The process of vinyl changes music. It’s getting your player, it’s choosing your first LP, it’s the excitement that rises as you pull it from its sleeve and put it on the player, as the needle drops and all is crackling and bated breath and then, there they come – the beautiful sounds from a simple pin on some rigid plastic.
It’s an active kind of listening, for vinyl doesn’t flip itself. If it did, it would lose something: its authenticity, its participatory nature – you scratch my grooves, I’ll scratch yours. It’d lose your attention, become part of the background, be relegated to muzak. You want it louder? Go over and turn it up. You want more music? Go over and put on another record. The process of vinyl keeps music top-of-mind. It says: “Hey, listen to me. I’m important.” It encourages the savouring of every note. It forces decisions: is this album worthy of being in my collection? Or is it cheap enough to take a gamble on it, without having heard it?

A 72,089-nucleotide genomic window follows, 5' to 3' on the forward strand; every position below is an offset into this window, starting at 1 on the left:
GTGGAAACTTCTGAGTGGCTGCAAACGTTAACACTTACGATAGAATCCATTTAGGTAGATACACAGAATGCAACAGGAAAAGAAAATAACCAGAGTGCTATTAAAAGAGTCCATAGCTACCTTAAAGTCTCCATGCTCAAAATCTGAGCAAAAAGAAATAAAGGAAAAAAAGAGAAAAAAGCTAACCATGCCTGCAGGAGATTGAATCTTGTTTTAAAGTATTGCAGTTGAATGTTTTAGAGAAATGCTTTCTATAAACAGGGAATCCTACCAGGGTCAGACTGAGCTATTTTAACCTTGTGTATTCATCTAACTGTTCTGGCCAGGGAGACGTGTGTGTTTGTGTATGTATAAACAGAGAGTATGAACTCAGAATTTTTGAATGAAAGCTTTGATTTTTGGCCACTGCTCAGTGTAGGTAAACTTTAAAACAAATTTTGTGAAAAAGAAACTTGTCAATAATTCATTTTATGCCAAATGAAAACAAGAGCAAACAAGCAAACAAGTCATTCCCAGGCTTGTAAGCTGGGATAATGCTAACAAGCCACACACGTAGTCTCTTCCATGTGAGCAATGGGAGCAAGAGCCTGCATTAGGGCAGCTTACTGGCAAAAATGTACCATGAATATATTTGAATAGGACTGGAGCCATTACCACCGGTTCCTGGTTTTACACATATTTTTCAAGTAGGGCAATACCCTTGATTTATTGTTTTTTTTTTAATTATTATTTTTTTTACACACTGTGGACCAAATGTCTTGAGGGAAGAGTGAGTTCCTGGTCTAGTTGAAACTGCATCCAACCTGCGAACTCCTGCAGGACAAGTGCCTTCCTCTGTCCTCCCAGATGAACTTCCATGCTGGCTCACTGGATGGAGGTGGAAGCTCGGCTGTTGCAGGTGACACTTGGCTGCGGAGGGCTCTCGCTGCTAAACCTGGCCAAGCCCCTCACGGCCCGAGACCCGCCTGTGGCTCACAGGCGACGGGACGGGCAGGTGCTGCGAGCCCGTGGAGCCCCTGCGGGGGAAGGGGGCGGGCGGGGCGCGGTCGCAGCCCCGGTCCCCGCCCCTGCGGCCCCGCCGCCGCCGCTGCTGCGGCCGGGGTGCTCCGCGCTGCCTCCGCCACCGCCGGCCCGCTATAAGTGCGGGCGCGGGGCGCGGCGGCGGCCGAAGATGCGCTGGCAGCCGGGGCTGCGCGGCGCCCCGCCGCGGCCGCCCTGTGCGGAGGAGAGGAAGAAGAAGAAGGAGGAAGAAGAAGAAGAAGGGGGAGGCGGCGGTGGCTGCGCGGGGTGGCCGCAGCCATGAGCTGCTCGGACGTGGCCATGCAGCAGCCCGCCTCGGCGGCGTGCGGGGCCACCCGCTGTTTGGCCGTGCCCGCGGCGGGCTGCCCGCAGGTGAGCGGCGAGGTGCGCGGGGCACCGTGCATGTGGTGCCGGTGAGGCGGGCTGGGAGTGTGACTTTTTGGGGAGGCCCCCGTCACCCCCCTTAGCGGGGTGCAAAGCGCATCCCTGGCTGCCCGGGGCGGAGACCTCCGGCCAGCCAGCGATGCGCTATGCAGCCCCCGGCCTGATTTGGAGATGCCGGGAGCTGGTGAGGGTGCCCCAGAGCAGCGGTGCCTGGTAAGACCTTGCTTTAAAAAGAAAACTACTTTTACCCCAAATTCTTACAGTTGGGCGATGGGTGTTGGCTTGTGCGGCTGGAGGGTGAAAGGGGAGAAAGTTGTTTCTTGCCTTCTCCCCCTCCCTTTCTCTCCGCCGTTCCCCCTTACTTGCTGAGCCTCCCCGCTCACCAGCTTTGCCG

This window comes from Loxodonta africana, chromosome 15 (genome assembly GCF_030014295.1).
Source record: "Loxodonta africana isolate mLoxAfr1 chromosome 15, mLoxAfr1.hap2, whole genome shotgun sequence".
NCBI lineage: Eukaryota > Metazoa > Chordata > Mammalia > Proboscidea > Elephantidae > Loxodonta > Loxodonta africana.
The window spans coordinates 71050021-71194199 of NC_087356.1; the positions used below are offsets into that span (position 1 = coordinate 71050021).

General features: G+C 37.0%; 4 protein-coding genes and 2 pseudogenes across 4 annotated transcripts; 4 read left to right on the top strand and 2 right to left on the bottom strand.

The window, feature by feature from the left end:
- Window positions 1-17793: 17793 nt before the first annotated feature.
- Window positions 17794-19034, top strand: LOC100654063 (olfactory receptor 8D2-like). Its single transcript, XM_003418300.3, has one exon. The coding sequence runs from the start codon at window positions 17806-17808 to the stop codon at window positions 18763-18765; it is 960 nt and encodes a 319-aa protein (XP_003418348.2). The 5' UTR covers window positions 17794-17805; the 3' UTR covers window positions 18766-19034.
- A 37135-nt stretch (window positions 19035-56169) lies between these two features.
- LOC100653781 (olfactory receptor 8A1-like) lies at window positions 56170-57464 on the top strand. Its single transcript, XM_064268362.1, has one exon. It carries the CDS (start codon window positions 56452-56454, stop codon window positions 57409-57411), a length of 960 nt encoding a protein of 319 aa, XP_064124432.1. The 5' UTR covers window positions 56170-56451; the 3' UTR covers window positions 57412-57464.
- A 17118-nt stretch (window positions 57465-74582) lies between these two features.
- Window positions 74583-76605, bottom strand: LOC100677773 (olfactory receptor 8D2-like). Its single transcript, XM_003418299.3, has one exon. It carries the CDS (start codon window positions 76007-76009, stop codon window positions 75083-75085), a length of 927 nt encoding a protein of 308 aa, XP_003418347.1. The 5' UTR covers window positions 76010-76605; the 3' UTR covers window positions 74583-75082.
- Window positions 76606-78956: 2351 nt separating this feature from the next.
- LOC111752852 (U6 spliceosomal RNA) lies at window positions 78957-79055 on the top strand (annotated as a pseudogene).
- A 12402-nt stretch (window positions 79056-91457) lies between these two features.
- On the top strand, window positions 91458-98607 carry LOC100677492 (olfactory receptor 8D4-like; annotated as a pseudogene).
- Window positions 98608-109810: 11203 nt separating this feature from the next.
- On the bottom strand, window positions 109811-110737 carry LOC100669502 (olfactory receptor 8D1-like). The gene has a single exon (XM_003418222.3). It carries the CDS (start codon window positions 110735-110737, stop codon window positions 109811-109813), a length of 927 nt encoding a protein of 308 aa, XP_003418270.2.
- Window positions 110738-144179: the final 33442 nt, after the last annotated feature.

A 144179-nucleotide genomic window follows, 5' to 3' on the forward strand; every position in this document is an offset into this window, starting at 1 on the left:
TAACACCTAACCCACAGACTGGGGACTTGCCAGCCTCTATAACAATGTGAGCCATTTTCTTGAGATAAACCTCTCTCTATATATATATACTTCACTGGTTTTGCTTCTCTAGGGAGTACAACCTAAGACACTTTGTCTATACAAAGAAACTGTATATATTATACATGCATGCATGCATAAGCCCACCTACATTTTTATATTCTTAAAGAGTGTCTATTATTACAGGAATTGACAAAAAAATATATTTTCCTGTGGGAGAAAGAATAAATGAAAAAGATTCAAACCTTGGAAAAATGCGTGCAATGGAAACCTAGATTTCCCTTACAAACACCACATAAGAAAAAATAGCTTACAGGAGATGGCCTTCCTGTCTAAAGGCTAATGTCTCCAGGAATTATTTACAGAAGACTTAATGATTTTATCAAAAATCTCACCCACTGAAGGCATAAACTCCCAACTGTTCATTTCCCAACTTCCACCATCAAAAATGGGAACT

I possess six LPs and a suitcase player with a blob of Blu-tack on the needle head to weight it down. The sound is mediocre at best. One day I’ll upgrade, and the sound will be a bear-hug from a long-lost friend. That doesn’t happen with a software upgrade of your streaming app.
Streaming relegates album artwork to a postage stamp. Vinyl is a museum on a sleeve. Vinyl is the holding of something precious in your hands every time you pick it up. Vinyl is wrapped up under the tree at Christmas. Vinyl is the book over the e-reader, the pen and the notebook over the .doc, the train over the aeroplane. Vinyl is all the things we just never have time for. Vinyl is slow food, vinyl is meditation, vinyl is reflection. Vinyl is the space bar, vinyl is a pause button on modern life. Vinyl is therapy.
. . . . .
Want to read more CableWrites? Head to his website here: www.olivercable.com.